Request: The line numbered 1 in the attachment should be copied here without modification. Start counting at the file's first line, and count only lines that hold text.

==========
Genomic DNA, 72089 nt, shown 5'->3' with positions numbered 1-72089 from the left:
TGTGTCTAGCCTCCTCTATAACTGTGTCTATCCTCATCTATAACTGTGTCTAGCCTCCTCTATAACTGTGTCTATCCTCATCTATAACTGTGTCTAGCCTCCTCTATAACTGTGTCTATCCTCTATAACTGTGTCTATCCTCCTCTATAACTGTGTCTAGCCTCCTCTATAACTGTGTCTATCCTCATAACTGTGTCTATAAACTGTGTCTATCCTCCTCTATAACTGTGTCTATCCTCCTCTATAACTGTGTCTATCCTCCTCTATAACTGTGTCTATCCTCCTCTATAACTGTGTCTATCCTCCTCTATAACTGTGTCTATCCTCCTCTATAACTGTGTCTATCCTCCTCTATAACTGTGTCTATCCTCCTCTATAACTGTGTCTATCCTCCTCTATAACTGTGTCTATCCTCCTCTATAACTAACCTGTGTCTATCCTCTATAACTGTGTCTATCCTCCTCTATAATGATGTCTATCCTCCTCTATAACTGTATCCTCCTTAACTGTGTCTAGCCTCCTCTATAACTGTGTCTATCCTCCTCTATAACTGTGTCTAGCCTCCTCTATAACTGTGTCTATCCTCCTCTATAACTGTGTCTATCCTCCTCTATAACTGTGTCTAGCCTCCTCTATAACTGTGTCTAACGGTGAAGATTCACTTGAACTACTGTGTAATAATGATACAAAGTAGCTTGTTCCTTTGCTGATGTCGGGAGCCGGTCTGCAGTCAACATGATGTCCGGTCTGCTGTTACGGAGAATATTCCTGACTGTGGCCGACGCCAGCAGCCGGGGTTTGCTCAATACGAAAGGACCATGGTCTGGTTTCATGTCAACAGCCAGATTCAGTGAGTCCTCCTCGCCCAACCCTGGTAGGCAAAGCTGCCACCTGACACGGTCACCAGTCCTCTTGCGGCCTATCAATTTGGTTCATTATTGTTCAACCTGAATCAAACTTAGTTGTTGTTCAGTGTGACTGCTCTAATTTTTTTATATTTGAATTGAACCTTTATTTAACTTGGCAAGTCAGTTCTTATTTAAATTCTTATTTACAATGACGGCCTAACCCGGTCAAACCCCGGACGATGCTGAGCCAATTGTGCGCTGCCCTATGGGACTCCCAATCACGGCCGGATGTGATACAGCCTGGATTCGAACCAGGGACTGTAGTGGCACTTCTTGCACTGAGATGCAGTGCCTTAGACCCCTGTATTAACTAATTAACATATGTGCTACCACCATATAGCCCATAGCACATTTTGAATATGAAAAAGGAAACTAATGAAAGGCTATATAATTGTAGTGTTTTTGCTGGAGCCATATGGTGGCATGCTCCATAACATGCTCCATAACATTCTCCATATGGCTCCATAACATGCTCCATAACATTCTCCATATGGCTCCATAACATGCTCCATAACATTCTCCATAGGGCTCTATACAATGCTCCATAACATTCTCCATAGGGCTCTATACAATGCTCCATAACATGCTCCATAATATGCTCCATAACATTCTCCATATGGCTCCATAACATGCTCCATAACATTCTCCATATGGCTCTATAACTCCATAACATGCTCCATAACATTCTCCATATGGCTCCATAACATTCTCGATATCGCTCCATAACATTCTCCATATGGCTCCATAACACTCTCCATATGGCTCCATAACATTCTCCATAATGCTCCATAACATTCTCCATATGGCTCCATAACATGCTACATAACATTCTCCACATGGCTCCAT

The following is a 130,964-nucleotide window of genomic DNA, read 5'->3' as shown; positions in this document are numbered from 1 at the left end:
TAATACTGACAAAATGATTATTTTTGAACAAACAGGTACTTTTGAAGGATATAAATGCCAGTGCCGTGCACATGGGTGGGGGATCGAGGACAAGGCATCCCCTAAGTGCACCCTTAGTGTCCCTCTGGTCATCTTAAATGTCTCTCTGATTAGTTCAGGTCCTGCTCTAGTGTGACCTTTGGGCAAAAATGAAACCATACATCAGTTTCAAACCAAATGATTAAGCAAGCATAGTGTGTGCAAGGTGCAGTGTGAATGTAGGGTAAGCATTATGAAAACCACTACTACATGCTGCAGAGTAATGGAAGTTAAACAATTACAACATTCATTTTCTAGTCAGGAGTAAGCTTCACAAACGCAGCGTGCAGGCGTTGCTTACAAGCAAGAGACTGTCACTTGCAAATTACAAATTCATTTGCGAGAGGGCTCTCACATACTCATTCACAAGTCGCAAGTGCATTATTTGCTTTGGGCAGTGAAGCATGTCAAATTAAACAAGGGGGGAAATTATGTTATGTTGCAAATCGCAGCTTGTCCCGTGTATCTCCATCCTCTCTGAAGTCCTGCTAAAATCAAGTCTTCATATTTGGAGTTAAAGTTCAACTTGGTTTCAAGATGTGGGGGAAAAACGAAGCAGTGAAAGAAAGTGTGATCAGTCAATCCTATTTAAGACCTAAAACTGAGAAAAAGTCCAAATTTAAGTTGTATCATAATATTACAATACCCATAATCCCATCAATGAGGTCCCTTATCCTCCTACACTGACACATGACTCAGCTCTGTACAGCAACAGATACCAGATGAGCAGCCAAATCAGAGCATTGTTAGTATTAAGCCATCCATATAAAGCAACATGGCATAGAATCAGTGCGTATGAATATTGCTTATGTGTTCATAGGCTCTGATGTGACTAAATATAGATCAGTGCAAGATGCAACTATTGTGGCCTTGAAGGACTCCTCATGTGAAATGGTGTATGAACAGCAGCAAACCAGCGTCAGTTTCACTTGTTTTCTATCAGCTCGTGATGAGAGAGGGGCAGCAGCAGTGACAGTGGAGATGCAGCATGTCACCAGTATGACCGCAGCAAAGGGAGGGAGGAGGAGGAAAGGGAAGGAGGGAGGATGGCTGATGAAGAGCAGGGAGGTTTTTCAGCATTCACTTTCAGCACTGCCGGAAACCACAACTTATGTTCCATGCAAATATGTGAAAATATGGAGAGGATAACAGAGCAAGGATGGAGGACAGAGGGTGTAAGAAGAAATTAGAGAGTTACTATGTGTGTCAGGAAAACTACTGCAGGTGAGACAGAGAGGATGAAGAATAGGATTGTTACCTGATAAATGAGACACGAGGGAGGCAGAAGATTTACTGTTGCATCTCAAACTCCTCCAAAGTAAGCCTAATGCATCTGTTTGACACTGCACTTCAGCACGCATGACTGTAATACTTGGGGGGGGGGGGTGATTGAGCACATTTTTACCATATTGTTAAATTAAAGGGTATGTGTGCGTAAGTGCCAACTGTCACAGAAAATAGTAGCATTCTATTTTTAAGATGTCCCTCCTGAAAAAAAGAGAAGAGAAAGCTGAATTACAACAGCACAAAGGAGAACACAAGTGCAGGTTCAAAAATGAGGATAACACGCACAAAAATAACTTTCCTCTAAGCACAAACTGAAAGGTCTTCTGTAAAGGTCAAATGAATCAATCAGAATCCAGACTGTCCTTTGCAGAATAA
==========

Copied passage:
Genomic DNA, 72089 nt, shown 5'->3' with positions numbered 1-72089 from the left: